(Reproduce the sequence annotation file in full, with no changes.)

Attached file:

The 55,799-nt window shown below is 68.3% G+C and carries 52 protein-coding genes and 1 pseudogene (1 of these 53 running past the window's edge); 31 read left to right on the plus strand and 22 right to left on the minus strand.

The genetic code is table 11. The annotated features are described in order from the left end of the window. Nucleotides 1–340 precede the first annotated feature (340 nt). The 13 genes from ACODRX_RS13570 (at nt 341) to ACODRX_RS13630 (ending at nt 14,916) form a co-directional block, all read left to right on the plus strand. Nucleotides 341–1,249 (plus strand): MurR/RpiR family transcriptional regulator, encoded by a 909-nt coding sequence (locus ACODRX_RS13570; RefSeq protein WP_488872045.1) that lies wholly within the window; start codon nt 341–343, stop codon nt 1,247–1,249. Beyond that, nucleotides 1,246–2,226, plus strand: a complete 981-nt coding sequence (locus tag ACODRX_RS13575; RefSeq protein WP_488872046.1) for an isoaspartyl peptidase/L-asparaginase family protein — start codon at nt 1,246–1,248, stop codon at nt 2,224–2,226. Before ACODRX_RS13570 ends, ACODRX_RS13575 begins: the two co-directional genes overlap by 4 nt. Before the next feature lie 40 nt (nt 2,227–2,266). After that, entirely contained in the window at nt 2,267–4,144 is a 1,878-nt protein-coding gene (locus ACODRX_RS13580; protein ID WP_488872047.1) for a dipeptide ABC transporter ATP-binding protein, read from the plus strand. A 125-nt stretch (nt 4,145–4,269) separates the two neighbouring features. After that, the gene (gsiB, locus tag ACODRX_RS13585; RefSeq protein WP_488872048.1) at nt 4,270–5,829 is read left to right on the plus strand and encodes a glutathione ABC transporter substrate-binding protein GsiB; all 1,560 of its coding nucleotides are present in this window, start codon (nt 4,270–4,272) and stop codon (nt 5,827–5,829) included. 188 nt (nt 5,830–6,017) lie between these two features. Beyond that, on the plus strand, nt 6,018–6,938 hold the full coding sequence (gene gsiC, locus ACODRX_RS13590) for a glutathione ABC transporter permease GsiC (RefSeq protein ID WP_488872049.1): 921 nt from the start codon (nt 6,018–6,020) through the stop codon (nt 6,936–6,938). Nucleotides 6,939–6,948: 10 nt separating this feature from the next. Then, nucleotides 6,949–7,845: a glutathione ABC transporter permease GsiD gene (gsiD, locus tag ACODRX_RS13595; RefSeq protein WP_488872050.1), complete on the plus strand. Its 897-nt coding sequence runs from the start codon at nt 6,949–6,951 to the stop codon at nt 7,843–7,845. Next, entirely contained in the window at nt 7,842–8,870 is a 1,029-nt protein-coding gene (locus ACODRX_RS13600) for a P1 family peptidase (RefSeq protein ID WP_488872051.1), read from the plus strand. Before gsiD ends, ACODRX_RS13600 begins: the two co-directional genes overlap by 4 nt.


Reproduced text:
The 55,799-nt window shown below is 68.3% G+C and carries 52 protein-coding genes and 1 pseudogene (1 of these 53 running past the window's edge); 31 read left to right on the plus strand and 22 right to left on the minus strand.

The genetic code is table 11. The annotated features are described in order from the left end of the window. Nucleotides 1–340 precede the first annotated feature (340 nt). The 13 genes from ACODRX_RS13570 (at nt 341) to ACODRX_RS13630 (ending at nt 14,916) form a co-directional block, all read left to right on the plus strand. Nucleotides 341–1,249 (plus strand): MurR/RpiR family transcriptional regulator, encoded by a 909-nt coding sequence (locus ACODRX_RS13570; RefSeq protein WP_488872045.1) that lies wholly within the window; start codon nt 341–343, stop codon nt 1,247–1,249. Beyond that, nucleotides 1,246–2,226, plus strand: a complete 981-nt coding sequence (locus tag ACODRX_RS13575; RefSeq protein WP_488872046.1) for an isoaspartyl peptidase/L-asparaginase family protein — start codon at nt 1,246–1,248, stop codon at nt 2,224–2,226. Before ACODRX_RS13570 ends, ACODRX_RS13575 begins: the two co-directional genes overlap by 4 nt. Before the next feature lie 40 nt (nt 2,227–2,266). After that, entirely contained in the window at nt 2,267–4,144 is a 1,878-nt protein-coding gene (locus ACODRX_RS13580; protein ID WP_488872047.1) for a dipeptide ABC transporter ATP-binding protein, read from the plus strand. A 125-nt stretch (nt 4,145–4,269) separates the two neighbouring features. After that, the gene (gsiB, locus tag ACODRX_RS13585; RefSeq protein WP_488872048.1) at nt 4,270–5,829 is read left to right on the plus strand and encodes a glutathione ABC transporter substrate-binding protein GsiB; all 1,560 of its coding nucleotides are present in this window, start codon (nt 4,270–4,272) and stop codon (nt 5,827–5,829) included. 188 nt (nt 5,830–6,017) lie between these two features. Beyond that, on the plus strand, nt 6,018–6,938 hold the full coding sequence (gene gsiC, locus ACODRX_RS13590) for a glutathione ABC transporter permease GsiC (RefSeq protein ID WP_488872049.1): 921 nt from the start codon (nt 6,018–6,020) through the stop codon (nt 6,936–6,938). Nucleotides 6,939–6,948: 10 nt separating this feature from the next. Then, nucleotides 6,949–7,845: a glutathione ABC transporter permease GsiD gene (gsiD, locus tag ACODRX_RS13595; RefSeq protein WP_488872050.1), complete on the plus strand. Its 897-nt coding sequence runs from the start codon at nt 6,949–6,951 to the stop codon at nt 7,843–7,845. Next, entirely contained in the window at nt 7,842–8,870 is a 1,029-nt protein-coding gene (locus ACODRX_RS13600) for a P1 family peptidase (RefSeq protein ID WP_488872051.1), read from the plus strand. Before gsiD ends, ACODRX_RS13600 begins: the two co-directional genes overlap by 4 nt.